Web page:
Making USCG more ready, resilient and relevant through the use of emerging mobile technology is a strategic imperative.
When it comes to technology, small businesses can’t afford to trail the pack. In a recent Gartner survey, only 35 percent of the 699 small- to mid-sized business owners polled indicated that keeping up with technology is a concern. But as analyst Anthony Bradley points out, only technology can save the small business sector and enable small businesses to compete with large enterprises.
The truth is, business operators face high expectations from customers, who want their in-person experience to be as satisfying as their online transactions. They need their questions answered immediately, and they want to find goods and/or service representatives quickly and choose from payment options that are fast and flexible.
Meanwhile, employees increasingly must be able to untether themselves from their desks and have rapid access to the information they need to answer customer and prospect questions. To meet these expectations, small businesses must embrace mobile as their future technology. As 2019 approaches, here is the essential technology that businesses need to consider including in their strategies.
Many people have adopted wearables in their personal lives to track activity and exercise and to make technology more portable. The same technology is rapidly expanded into business sectors, such as trades. For example, when a repair technician is elbow-deep in a customer’s air conditioning unit and needs a part, a smartwatch enables them to receive alerts, report on job status, and check inventory.
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Wearable devices can provide access to business applications in a way that supports business goals. Luxury hotels, for example, equip staff such as bellmen and valets with smartwatches so they can receive and acknowledge alerts without having to pull a phone from their pocket. Not only do staff members receive alerts quickly in a user-friendly form, but the hotel avoids the risk that guests will mistakenly think staff members are swiping through Instagram on their phones while on duty. Devices on the market today leverage a marketplace of apps that businesses may already be using on smartphones.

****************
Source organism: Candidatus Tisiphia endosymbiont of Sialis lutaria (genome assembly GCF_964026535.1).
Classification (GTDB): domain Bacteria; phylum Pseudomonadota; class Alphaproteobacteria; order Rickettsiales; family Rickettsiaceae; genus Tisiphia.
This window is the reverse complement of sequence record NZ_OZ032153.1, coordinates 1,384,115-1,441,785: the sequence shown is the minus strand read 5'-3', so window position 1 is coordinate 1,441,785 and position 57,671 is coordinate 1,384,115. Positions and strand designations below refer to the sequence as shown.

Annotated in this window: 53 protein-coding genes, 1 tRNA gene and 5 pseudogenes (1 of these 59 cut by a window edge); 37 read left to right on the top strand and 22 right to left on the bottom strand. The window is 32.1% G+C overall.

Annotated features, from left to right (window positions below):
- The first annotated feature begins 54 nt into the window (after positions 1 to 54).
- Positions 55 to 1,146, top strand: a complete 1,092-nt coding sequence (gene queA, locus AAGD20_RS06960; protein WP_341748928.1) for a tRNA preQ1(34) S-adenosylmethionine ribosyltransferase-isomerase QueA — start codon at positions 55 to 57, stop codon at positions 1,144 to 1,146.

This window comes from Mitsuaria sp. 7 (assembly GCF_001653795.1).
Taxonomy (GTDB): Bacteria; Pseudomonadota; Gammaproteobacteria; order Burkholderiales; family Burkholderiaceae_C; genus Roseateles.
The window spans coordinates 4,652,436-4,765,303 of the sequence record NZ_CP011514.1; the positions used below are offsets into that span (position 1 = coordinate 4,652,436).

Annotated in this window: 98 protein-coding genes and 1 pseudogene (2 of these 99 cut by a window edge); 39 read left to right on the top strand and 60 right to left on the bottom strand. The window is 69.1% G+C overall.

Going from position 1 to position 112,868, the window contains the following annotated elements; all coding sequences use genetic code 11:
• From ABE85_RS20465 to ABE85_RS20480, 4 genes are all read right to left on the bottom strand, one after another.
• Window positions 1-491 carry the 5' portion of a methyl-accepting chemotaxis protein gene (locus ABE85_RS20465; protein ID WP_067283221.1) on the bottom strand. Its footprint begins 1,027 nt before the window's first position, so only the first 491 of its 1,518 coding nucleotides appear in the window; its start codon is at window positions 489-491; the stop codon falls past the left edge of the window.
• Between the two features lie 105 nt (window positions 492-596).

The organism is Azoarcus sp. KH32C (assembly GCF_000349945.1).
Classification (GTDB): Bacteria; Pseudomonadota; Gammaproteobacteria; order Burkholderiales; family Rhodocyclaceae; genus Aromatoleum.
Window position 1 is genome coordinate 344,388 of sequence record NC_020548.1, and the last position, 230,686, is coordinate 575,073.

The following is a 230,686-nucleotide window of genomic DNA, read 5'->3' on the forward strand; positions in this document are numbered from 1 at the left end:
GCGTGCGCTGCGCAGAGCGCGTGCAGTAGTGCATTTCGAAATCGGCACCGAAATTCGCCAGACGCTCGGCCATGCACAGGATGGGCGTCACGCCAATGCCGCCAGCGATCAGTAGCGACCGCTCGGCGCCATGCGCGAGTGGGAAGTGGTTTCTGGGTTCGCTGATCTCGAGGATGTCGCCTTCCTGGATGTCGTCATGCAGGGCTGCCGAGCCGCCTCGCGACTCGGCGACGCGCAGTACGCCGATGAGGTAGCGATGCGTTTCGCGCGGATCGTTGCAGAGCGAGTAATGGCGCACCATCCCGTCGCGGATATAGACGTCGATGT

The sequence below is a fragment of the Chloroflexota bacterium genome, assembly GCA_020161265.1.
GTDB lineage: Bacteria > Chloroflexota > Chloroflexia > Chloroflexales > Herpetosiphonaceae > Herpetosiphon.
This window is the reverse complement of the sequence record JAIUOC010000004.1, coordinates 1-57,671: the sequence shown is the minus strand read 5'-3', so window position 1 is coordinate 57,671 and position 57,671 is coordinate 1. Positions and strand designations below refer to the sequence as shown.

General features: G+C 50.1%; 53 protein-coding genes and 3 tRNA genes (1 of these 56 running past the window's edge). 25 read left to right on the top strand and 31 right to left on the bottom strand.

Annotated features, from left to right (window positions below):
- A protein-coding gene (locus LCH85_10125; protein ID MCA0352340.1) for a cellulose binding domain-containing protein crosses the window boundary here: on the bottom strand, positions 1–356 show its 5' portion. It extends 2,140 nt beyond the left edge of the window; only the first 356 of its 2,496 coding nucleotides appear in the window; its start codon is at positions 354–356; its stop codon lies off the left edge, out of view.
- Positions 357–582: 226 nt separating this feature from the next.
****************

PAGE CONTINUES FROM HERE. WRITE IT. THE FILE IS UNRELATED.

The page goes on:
Machine learning is widely viewed as an enterprise technology, but it can also benefit smaller businesses that generate sufficient data flows. These analytics, in turn, help the business better anticipate trends and react to data that is suggestive of consumer intentions. Any business that generates significant data would do well to look into out-of-the box machine learning tools that might improve agility and responsiveness.
Machine learning can analyze data streams to detect patterns such as increases in engagement or changes in demand for particular products and services. Businesses get better at identifying loyal customers, recognizing upsell/cross-sell opportunities, and personalizing online interactions. For example, you could use data from your email marketing system to learn how often the customer opens your email, data from payment systems for how often they’ve shopped with you and information from Yelp on whether or not they’ve left a review.